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Ultimate Shetland 2021: Noss Cliffs

Our first day with our 'Ultimate Shetland' group dawned very bright and sunny, with a light breeze; absolutely perfect conditions to head out to Noss on the Mousa boat.

The island of Noss, off the east of Shetland, is one of the most important seabird colonies in Scotland. In the summer months the cliffs are alive with breeding seabirds. Inland, both Arctic and great skuas nest on the rough grazing and heathland.

Our trip took us out under the immense cliffs and it really is a truly incredible spectacle! The steep, almost terraced cliffs, are lined with breeding seabirds. Rising to 180 metres, these are the highest cliffs on Shetland’s east coast. The shallow, sandy seabed to north and south is a spawning ground for sandeels. These tiny fish are the staple food of many seabirds. 25,000 guillemots crowd the lower ledges, with gannets preferring the higher ledges for breeding. Their close relative of the guillemot, the razorbill, also nests here, but chooses more secure sites in holes or under boulders.

The Mousa boat took us right underneath these impressive towers of rock and, it is only then that you can really get some kind of gauge of the scale and magnitude of this seabird population.

The nest line all of the available ledges. Gannets will take all sorts of things from the sea and it is a little sad to see how much man-made materials there are here. World-wide, materials appearing in the nests of such birds are a wake-up call to us as to how much discarded materials there are on both land and sea.

This sight is a feast for the senses, especially on such a gorgeous day, weather wise. Soaring gannets, the air filled with their calls and the smell of the sea and the guano all adds to the experience!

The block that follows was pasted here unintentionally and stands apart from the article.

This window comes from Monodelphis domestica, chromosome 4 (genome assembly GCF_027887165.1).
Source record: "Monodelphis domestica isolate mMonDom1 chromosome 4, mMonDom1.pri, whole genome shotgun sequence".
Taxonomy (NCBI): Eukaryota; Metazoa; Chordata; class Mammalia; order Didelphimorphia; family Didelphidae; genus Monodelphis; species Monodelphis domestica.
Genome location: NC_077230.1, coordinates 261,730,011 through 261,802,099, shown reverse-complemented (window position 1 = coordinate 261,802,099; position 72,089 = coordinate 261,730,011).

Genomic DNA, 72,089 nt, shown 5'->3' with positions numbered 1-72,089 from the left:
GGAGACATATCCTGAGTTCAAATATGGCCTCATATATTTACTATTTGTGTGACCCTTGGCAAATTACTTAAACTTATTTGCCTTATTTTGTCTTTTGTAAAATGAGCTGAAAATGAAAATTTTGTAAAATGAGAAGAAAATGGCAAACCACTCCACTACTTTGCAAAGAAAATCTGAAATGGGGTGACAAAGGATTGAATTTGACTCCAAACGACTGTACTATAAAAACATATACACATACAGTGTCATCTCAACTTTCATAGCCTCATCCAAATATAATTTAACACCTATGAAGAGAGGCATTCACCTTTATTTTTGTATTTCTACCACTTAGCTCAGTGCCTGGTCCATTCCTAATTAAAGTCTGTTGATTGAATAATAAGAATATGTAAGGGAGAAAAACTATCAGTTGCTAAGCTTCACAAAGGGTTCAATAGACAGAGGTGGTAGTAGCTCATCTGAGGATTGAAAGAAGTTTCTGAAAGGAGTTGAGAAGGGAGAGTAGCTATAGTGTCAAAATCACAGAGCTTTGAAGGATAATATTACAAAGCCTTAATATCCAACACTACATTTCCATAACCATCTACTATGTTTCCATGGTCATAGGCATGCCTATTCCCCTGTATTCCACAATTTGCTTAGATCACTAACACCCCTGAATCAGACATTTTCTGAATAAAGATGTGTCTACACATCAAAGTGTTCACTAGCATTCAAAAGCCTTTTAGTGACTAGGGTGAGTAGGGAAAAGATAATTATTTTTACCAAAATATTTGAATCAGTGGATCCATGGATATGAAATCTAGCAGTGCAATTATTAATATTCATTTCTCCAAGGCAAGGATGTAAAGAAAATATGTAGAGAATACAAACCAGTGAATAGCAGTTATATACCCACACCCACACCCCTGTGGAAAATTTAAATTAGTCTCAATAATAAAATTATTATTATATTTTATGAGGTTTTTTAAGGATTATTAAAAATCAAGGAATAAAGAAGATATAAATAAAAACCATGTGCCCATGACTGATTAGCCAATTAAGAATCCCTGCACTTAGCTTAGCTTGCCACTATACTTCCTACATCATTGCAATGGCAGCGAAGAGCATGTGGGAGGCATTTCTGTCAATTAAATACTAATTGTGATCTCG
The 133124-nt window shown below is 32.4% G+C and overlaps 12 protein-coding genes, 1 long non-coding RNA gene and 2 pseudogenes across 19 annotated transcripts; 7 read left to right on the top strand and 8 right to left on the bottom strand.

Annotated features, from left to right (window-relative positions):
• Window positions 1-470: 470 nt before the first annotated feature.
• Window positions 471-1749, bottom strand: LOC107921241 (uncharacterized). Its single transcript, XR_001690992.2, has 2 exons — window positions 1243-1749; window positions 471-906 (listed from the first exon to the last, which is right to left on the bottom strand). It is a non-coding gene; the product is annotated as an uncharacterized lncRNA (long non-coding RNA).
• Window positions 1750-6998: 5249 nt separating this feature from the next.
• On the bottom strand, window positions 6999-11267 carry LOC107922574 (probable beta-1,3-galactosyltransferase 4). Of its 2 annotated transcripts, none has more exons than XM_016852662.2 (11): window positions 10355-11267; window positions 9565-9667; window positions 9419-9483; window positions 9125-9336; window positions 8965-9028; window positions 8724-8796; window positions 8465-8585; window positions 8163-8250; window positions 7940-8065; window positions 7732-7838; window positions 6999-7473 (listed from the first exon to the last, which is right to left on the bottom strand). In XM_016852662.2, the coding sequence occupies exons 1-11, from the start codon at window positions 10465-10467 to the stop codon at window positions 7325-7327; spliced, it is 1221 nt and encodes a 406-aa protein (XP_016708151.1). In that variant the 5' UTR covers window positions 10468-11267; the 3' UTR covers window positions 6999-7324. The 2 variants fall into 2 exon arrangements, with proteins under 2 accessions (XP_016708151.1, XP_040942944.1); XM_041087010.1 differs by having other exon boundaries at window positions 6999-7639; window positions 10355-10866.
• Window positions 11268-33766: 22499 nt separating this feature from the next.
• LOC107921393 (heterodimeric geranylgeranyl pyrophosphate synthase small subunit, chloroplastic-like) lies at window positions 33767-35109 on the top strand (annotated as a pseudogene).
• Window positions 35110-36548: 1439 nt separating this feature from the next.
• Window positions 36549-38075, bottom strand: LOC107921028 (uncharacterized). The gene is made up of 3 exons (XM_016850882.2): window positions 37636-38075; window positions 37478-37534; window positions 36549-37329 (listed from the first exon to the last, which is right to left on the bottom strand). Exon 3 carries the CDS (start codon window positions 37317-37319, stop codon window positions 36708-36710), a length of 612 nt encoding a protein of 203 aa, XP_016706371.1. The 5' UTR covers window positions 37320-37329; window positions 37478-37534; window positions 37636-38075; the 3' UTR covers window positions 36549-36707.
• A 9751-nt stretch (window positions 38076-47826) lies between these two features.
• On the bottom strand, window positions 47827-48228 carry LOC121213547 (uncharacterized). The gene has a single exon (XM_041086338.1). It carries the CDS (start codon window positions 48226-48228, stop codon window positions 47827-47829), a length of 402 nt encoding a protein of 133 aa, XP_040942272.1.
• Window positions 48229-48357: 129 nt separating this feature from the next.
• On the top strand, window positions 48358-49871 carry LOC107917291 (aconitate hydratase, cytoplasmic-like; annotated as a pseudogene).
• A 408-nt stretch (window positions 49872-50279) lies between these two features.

Soaring around the boat, the photographic opportunities are amazing! Light and exposure is a real challenge. A dark sea and a white bird, moving fast through the air is difficult enough, but when you are on a boat, which is also moving, it is certainly a chance to really practise your skills!

What is possibly most incredible about the gannets is their diving ability. Hovering for a brief second, they fold their wings and dive into the water at an incredible speed. With the air full of them, it is nigh on impossible to capture this moment! I deleted hundreds of images of splashes, blank sea and blurs before I found just a couple....

Being on the water also gives you a chance to see some of the other species up close, like this guillemot..

Some of the guillemot are 'bridled', having a lovely white line around the eye. The Bridled guillemot is not a distinct species but a genetic polymorphism of Uria aalge, the common guillemot.

There were also a few razorbills on the water...

... and a couple of black guillemot.

Another bird that frequents this area is the Great Skua, known locally as a 'bonxie'. These are impressive members of the skua family and are often known as the 'pirates' of the sea, due to their habit of chasing other seabirds and causing them to release their crop full of food. The Bonxie is a powerful, intimidating and ruthless predator. Typically skuas tend to be opportunists and scavengers, with gannets being one of their favourite targets. With a breeding population of somewhere in the region of 7,000 pairs, Shetland is home to over 70% of the British population and about 40% of the entire world population of Great Skua.

I think they are fabulous birds to photograph....

A massive thanks to the crew of the Mousa Boat, who as always, provide a tip top service.

Back at Sandsayre, where we departed from the boat, we had a pause and some lunch in the sunshine, watching eiders and their ducklings. What a morning!


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